Moral thinking across the world:Exploring the influence of personal force and intention in moral dilemma judgements [ Registered Report Stage 1 Protocol]

2020-04-02T08:56:30Z (GMT) by Bence Bago Balazs Aczel Zoltan Kekecs John Protzko Marton Kovacs Tamas Nagy Rink Hoekstra Bence Palfi Alain Quiamzade Alan Mattiassi Alasdair Gordon-Finlayson Alberto Mirisola Alexandra Fleischmann Alexios Arvanitis Anabel Belaus Andree Hartanto Andrej Findor Andrew Thomas Anna Wlodarczyk Anni Sternisko Anthony Lantian Anton Kuhberger Aurélien Graton Bana Bashour Barnaby Dixson B.T. Rutjens Bastian Jaeger Bastien Trémolière Benjamin Becker Benjamin Brown Biljana Gjoneska Biljana Jokić Bill Shi Carlota Batres Carmel Levitan Cecilia Reyna Celine-Justine Matibag Charlotte Hudson Christina Shane-Simpson Christoph Schild Christopher Castille Carmelo Cubillas Daniel Storage Danielle Ochoa Danka Purić Darius-Aurel Frank David Moreau Diego Reinero Don Zhang Dustin Calvillo Elif Burak Elisa Puvia Elizabeth Harris Elke Lange Ennio Bilancini Erica Musser Erin Buchanan Ernest Baskin Evgeniya Hristova Fanny Lalot Farzan Karimi-Malekabadi Fatih Bayrak Fei Xin Fernando Ruiz-Dodobara Francesca Dumančić Gabriela Marcu Gilad Feldman Halil Emre Kocalar Ian Stephen Iris Žeželj Ivy Lau Jackson Lu Jan Röer Jared Celniker Jasper Hidding Jennifer Lenz Jerome Olsen Jin Goh Jordan Wagge Jordane Boudesseul Joris Lammers Gwenaël Kaminski Karolina Ścigała Katarzyna Rybus Kathleen Schmidt Keith Kendrick Kevin Tiede Kim Peters Kimberley Hill Krystian Barzykowski Kyle Susa Laura Stevens-Wilson Lauren Victoria Tunstead Leigh Ann Vaughn Leigh Wilton Ljiljana Lazarević Luis Eudave Luisa Batalha Macyjane Iones Maja Becker Maliki Ghossainy Manyu Li Marietta Papadatou-Pastou Marijke Leliveld Mario Gollwitzer Mariola Paruzel-Czachura Martin Voracek Mathias Twardawski Matúš Adamkovič Maurice Grinberg Mehrad Moeini-Jazani Michael Mensink Michał Białek Michal Parzuchowski Miguel Vadillo Mirjana Tonković Miroslav Sirota Nada Pop-Jordanova Nate Carnes Neil McLatchie Nicholas Owsley Niklas Steffens Onurcan Yilmaz Panagiotis Mitkidis Pavol Kačmár Philip Pärnamets Raluca Szekely-Copîndean Ribeiro M. F. F. Richard Huskey Rizqy Amelia Zein Rockwell Clancy Samuel Lins Sangsuk Yoon Sara Álvarez Solas Sarah Wood Sean Mackinnon Shan Gao Sinan Alper Skye-loren West Stefan Czoschke Stefan Stieger Steve Janssen Sumaya Albalooshi Susann Fiedler Sylwia Adamus Taciano Milfont Thomas Rhys Evans Tiago Jessé Souza de Lima Trent Lynds Tripat Gill Ulf-Dietrich Reips William Chopik Xiaoxiao Zheng Xin Liu Yansong Li Zahir Vally Zoe Magraw-Mickelson Christopher Chartier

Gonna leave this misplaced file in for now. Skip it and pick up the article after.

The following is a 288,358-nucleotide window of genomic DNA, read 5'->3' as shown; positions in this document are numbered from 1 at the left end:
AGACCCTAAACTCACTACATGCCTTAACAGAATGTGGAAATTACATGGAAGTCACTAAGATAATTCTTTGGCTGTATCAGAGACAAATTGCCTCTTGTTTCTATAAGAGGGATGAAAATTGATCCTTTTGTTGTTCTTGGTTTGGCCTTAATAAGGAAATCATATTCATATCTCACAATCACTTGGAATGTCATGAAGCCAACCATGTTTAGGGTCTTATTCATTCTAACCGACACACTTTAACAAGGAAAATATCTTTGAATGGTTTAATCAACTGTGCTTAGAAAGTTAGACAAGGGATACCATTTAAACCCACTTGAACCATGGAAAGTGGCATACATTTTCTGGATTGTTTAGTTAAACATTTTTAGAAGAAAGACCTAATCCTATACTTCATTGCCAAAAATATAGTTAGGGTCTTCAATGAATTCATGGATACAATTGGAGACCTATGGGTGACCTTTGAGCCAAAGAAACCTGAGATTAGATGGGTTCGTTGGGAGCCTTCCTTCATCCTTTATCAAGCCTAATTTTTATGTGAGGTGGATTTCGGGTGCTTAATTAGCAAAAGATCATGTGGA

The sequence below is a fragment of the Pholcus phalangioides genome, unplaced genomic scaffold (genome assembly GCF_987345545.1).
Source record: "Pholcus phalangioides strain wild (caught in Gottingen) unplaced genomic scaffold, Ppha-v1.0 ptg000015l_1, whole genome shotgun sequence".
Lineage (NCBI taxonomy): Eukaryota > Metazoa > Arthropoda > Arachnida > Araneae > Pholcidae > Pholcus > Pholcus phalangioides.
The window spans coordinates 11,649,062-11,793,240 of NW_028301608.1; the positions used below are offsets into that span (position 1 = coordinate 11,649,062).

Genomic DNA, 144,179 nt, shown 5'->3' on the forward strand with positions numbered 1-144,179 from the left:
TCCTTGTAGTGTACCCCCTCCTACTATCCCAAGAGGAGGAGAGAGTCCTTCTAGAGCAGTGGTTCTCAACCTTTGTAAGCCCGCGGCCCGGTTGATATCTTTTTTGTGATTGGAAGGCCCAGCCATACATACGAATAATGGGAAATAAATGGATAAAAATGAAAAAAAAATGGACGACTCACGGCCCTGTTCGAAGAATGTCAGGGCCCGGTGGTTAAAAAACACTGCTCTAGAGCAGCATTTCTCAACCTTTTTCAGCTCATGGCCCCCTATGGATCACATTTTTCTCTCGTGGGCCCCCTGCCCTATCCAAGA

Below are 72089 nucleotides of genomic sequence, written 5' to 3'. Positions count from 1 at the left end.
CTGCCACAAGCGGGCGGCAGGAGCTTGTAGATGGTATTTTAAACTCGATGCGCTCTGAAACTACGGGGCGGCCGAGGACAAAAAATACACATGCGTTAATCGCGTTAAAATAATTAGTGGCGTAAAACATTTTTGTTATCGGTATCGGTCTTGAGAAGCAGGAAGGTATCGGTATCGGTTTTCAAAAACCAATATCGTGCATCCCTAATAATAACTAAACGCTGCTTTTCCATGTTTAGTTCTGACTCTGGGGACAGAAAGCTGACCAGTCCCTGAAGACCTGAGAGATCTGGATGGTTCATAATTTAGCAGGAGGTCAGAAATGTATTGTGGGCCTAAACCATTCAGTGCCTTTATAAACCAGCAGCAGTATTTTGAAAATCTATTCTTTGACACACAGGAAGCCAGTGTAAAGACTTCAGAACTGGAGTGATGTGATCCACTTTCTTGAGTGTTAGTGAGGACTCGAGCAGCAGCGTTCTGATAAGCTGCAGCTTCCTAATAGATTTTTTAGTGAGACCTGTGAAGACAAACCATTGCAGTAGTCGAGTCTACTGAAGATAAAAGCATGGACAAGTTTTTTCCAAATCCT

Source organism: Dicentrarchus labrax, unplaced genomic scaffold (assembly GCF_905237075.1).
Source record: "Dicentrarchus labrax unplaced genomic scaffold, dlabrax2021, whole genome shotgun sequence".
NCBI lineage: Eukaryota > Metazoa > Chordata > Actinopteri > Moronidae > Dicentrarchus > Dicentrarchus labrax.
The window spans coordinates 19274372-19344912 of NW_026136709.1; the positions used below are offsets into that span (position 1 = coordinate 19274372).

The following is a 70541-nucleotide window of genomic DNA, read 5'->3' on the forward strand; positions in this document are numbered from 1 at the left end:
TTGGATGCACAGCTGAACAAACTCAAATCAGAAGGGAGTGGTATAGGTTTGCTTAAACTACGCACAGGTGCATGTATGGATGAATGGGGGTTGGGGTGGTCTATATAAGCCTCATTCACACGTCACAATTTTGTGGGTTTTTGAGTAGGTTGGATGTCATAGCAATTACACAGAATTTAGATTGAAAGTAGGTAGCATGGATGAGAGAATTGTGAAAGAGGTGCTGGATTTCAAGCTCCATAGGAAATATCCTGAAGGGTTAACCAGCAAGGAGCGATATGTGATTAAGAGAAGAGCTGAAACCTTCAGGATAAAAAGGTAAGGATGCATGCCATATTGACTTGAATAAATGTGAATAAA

ABSTRACT: The study of moral judgements is often centered on moral dilemmas in which options consistent with deontological perspectives (i.e., emphasizing rules, individual rights and duties) are in conflict with options consistent with utilitarian judgements (i.e., following the greater good defined through consequences). In a seminal study of this field, Greene et al. (2009) showed that psychological and situational factors (e.g., the intent of the agent or the presence of physical contact between the agent and the victim) can play an important role in moral dilemma judgements. As their study was conducted with US samples, our knowledge is limited concerning the universality of this effect, in general, and the impact of culture on the situational and psychological factors of moral judgements, in particular. Here, we empirically test the universality of intent and personal force on moral dilemma judgements by testing the replicability of the experiments of Greene et al. on a large (N = X,XXX) and diverse sample across the world. We hypothesize that intent and personal force universally increase the unacceptability of outcome-maximizing harm in these dilemmas, and that the effect is stronger in collectivistic than in individualistic cultures due to cultural differences in emotional processing (guilt, shame, anxiety). The relevance of this exploration to a broad range of policy-making problems is discussed.

ITEMS: Registered Report Stage 1 Protocol